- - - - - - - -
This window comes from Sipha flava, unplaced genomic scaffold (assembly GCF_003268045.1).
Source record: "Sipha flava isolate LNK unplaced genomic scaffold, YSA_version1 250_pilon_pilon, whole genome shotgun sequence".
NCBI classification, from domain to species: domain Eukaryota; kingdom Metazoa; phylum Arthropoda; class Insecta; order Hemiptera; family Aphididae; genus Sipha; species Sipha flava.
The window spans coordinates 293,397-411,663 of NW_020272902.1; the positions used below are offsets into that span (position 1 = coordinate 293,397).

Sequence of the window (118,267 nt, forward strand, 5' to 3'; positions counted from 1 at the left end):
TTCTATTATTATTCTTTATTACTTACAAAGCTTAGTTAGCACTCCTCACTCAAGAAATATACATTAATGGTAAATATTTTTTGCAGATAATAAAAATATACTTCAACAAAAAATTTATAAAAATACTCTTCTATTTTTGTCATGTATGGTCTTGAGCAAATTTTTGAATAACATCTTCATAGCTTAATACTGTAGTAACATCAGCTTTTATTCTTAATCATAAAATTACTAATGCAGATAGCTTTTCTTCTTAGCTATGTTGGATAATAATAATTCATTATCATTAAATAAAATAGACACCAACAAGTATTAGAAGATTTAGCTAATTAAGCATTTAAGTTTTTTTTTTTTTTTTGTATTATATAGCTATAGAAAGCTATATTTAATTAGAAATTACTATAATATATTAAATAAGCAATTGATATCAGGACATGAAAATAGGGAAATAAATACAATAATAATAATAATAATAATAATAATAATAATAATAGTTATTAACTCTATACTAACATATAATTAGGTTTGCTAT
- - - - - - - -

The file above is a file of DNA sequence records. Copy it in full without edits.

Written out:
This window comes from Sipha flava, unplaced genomic scaffold (assembly GCF_003268045.1).
Source record: "Sipha flava isolate LNK unplaced genomic scaffold, YSA_version1 250_pilon_pilon, whole genome shotgun sequence".
NCBI classification, from domain to species: domain Eukaryota; kingdom Metazoa; phylum Arthropoda; class Insecta; order Hemiptera; family Aphididae; genus Sipha; species Sipha flava.
The window spans coordinates 293,397-411,663 of NW_020272902.1; the positions used below are offsets into that span (position 1 = coordinate 293,397).

Sequence of the window (118,267 nt, forward strand, 5' to 3'; positions counted from 1 at the left end):
TTCTATTATTATTCTTTATTACTTACAAAGCTTAGTTAGCACTCCTCACTCAAGAAATATACATTAATGGTAAATATTTTTTGCAGATAATAAAAATATACTTCAACAAAAAATTTATAAAAATACTCTTCTATTTTTGTCATGTATGGTCTTGAGCAAATTTTTGAATAACATCTTCATAGCTTAATACTGTAGTAACATCAGCTTTTATTCTTAATCATAAAATTACTAATGCAGATAGCTTTTCTTCTTAGCTATGTTGGATAATAATAATTCATTATCATTAAATAAAATAGACACCAACAAGTATTAGAAGATTTAGCTAATTAAGCATTTAAGTTTTTTTTTTTTTTTTGTATTATATAGCTATAGAAAGCTATATTTAATTAGAAATTACTATAATATATTAAATAAGCAATTGATATCAGGACATGAAAATAGGGAAATAAATACAATAATAATAATAATAATAATAATAATAATAATAATAGTTATTAACTCTATACTAACATATAATTAGGTTTGCTAT